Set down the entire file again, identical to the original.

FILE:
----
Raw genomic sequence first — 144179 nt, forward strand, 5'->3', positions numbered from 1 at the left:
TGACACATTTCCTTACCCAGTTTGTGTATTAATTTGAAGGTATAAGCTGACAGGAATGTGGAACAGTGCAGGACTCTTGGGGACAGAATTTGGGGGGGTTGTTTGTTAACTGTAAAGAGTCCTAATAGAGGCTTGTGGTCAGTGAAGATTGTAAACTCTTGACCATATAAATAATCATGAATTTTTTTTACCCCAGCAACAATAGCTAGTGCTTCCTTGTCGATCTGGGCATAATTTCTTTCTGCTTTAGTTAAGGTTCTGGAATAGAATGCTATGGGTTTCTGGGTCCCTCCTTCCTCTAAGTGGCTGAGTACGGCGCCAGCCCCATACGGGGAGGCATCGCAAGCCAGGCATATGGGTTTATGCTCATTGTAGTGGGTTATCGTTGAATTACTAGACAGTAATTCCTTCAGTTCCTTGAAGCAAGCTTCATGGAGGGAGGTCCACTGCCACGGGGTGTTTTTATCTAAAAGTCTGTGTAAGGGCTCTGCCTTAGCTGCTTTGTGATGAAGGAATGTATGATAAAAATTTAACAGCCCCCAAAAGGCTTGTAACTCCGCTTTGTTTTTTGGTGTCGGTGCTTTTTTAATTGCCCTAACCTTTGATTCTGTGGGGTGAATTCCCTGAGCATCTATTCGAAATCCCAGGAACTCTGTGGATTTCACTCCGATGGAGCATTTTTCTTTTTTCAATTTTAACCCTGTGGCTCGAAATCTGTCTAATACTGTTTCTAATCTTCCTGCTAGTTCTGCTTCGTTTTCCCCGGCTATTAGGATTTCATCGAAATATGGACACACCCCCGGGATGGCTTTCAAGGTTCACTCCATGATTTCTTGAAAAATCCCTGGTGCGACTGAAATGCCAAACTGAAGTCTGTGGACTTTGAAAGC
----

Raw genomic sequence first — 144179 nt, forward strand, 5'->3', positions numbered from 1 at the left:
TGACACATTTCCTTACCCAGTTTGTGTATTAATTTGAAGGTATAAGCTGACAGGAATGTGGAACAGTGCAGGACTCTTGGGGACAGAATTTGGGGGGGTTGTTTGTTAACTGTAAAGAGTCCTAATAGAGGCTTGTGGTCAGTGAAGATTGTAAACTCTTGACCATATAAATAATCATGAATTTTTTTTACCCCAGCAACAATAGCTAGTGCTTCCTTGTCGATCTGGGCATAATTTCTTTCTGCTTTAGTTAAGGTTCTGGAATAGAATGCTATGGGTTTCTGGGTCCCTCCTTCCTCTAAGTGGCTGAGTACGGCGCCAGCCCCATACGGGGAGGCATCGCAAGCCAGGCATATGGGTTTATGCTCATTGTAGTGGGTTATCGTTGAATTACTAGACAGTAATTCCTTCAGTTCCTTGAAGCAAGCTTCATGGAGGGAGGTCCACTGCCACGGGGTGTTTTTATCTAAAAGTCTGTGTAAGGGCTCTGCCTTAGCTGCTTTGTGATGAAGGAATGTATGATAAAAATTTAACAGCCCCCAAAAGGCTTGTAACTCCGCTTTGTTTTTTGGTGTCGGTGCTTTTTTAATTGCCCTAACCTTTGATTCTGTGGGGTGAATTCCCTGAGCATCTATTCGAAATCCCAGGAACTCTGTGGATTTCACTCCGATGGAGCATTTTTCTTTTTTCAATTTTAACCCTGTGGCTCGAAATCTGTCTAATACTGTTTCTAATCTTCCTGCTAGTTCTGCTTCGTTTTCCCCGGCTATTAGGATTTCATCGAAATATGGACACACCCCCGGGATGGCTTTCAAGGTTCACTCCATGATTTCTTGAAAAATCCCTGGTGCGACTGAAATGCCAAACTGAAGTCTGTGGACTTTGAAAGC